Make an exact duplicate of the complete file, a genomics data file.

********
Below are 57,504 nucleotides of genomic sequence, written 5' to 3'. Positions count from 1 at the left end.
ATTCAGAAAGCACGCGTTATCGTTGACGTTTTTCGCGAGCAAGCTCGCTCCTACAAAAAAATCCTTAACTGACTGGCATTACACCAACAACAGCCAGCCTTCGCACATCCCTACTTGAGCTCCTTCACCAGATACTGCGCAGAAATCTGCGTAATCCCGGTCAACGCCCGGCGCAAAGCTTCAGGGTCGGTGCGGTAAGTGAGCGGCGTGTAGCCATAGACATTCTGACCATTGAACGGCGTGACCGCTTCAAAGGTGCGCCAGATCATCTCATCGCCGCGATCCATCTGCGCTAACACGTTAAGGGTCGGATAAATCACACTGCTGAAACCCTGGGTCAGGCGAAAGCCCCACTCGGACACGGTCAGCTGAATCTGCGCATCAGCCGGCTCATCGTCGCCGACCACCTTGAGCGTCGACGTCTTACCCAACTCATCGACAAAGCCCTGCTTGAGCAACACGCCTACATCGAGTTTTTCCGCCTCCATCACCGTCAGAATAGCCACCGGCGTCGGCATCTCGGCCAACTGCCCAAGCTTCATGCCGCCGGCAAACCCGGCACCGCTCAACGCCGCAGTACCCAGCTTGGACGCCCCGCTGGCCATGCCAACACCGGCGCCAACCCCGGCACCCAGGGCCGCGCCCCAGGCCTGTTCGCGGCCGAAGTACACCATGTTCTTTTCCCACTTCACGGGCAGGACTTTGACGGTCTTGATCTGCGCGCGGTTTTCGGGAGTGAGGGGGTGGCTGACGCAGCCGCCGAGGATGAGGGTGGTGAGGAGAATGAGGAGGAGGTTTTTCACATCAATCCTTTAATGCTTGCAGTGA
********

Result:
Below are 57,504 nucleotides of genomic sequence, written 5' to 3'. Positions count from 1 at the left end.
ATTCAGAAAGCACGCGTTATCGTTGACGTTTTTCGCGAGCAAGCTCGCTCCTACAAAAAAATCCTTAACTGACTGGCATTACACCAACAACAGCCAGCCTTCGCACATCCCTACTTGAGCTCCTTCACCAGATACTGCGCAGAAATCTGCGTAATCCCGGTCAACGCCCGGCGCAAAGCTTCAGGGTCGGTGCGGTAAGTGAGCGGCGTGTAGCCATAGACATTCTGACCATTGAACGGCGTGACCGCTTCAAAGGTGCGCCAGATCATCTCATCGCCGCGATCCATCTGCGCTAACACGTTAAGGGTCGGATAAATCACACTGCTGAAACCCTGGGTCAGGCGAAAGCCCCACTCGGACACGGTCAGCTGAATCTGCGCATCAGCCGGCTCATCGTCGCCGACCACCTTGAGCGTCGACGTCTTACCCAACTCATCGACAAAGCCCTGCTTGAGCAACACGCCTACATCGAGTTTTTCCGCCTCCATCACCGTCAGAATAGCCACCGGCGTCGGCATCTCGGCCAACTGCCCAAGCTTCATGCCGCCGGCAAACCCGGCACCGCTCAACGCCGCAGTACCCAGCTTGGACGCCCCGCTGGCCATGCCAACACCGGCGCCAACCCCGGCACCCAGGGCCGCGCCCCAGGCCTGTTCGCGGCCGAAGTACACCATGTTCTTTTCCCACTTCACGGGCAGGACTTTGACGGTCTTGATCTGCGCGCGGTTTTCGGGAGTGAGGGGGTGGCTGACGCAGCCGCCGAGGATGAGGGTGGTGAGGAGAATGAGGAGGAGGTTTTTCACATCAATCCTTTAATGCTTGCAGTGA